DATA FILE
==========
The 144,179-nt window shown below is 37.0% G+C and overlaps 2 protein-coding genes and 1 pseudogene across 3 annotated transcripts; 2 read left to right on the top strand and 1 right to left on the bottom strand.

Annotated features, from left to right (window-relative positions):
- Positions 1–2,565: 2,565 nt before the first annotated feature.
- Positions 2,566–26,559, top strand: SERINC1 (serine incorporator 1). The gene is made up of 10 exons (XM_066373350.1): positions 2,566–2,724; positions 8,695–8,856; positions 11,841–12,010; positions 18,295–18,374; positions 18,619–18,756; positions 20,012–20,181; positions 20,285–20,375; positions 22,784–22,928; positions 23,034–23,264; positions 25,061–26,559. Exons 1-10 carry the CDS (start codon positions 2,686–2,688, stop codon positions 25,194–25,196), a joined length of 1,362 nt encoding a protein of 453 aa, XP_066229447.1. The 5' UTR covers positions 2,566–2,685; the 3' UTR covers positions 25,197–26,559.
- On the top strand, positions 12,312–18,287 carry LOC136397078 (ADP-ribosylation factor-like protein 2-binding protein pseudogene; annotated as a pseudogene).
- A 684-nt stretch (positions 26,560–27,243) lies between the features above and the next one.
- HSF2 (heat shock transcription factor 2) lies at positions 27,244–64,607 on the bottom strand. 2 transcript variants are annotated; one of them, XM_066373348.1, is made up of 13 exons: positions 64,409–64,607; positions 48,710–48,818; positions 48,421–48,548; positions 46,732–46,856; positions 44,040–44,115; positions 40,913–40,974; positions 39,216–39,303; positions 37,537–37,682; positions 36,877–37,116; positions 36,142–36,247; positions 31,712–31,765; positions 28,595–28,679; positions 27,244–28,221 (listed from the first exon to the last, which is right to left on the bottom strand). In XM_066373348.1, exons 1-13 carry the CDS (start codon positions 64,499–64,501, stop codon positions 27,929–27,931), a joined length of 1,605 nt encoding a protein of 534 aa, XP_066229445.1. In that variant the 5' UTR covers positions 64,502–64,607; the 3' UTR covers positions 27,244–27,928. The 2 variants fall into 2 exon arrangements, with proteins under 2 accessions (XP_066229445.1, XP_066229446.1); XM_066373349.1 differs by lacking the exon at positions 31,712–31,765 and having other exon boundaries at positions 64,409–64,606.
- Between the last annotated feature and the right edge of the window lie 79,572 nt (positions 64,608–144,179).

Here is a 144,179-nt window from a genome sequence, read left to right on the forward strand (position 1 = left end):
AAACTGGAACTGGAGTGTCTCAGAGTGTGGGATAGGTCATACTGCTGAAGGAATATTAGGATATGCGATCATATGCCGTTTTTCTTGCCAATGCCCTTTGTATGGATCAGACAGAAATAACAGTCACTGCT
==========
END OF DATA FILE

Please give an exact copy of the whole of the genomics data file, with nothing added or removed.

The 144,179-nt window shown below is 37.0% G+C and overlaps 2 protein-coding genes and 1 pseudogene across 3 annotated transcripts; 2 read left to right on the top strand and 1 right to left on the bottom strand.

Annotated features, from left to right (window-relative positions):
- Positions 1–2,565: 2,565 nt before the first annotated feature.
- Positions 2,566–26,559, top strand: SERINC1 (serine incorporator 1). The gene is made up of 10 exons (XM_066373350.1): positions 2,566–2,724; positions 8,695–8,856; positions 11,841–12,010; positions 18,295–18,374; positions 18,619–18,756; positions 20,012–20,181; positions 20,285–20,375; positions 22,784–22,928; positions 23,034–23,264; positions 25,061–26,559. Exons 1-10 carry the CDS (start codon positions 2,686–2,688, stop codon positions 25,194–25,196), a joined length of 1,362 nt encoding a protein of 453 aa, XP_066229447.1. The 5' UTR covers positions 2,566–2,685; the 3' UTR covers positions 25,197–26,559.
- On the top strand, positions 12,312–18,287 carry LOC136397078 (ADP-ribosylation factor-like protein 2-binding protein pseudogene; annotated as a pseudogene).
- A 684-nt stretch (positions 26,560–27,243) lies between the features above and the next one.
- HSF2 (heat shock transcription factor 2) lies at positions 27,244–64,607 on the bottom strand. 2 transcript variants are annotated; one of them, XM_066373348.1, is made up of 13 exons: positions 64,409–64,607; positions 48,710–48,818; positions 48,421–48,548; positions 46,732–46,856; positions 44,040–44,115; positions 40,913–40,974; positions 39,216–39,303; positions 37,537–37,682; positions 36,877–37,116; positions 36,142–36,247; positions 31,712–31,765; positions 28,595–28,679; positions 27,244–28,221 (listed from the first exon to the last, which is right to left on the bottom strand). In XM_066373348.1, exons 1-13 carry the CDS (start codon positions 64,499–64,501, stop codon positions 27,929–27,931), a joined length of 1,605 nt encoding a protein of 534 aa, XP_066229445.1. In that variant the 5' UTR covers positions 64,502–64,607; the 3' UTR covers positions 27,244–27,928. The 2 variants fall into 2 exon arrangements, with proteins under 2 accessions (XP_066229445.1, XP_066229446.1); XM_066373349.1 differs by lacking the exon at positions 31,712–31,765 and having other exon boundaries at positions 64,409–64,606.
- Between the last annotated feature and the right edge of the window lie 79,572 nt (positions 64,608–144,179).

Here is a 144,179-nt window from a genome sequence, read left to right on the forward strand (position 1 = left end):
AAACTGGAACTGGAGTGTCTCAGAGTGTGGGATAGGTCATACTGCTGAAGGAATATTAGGATATGCGATCATATGCCGTTTTTCTTGCCAATGCCCTTTGTATGGATCAGACAGAAATAACAGTCACTGCT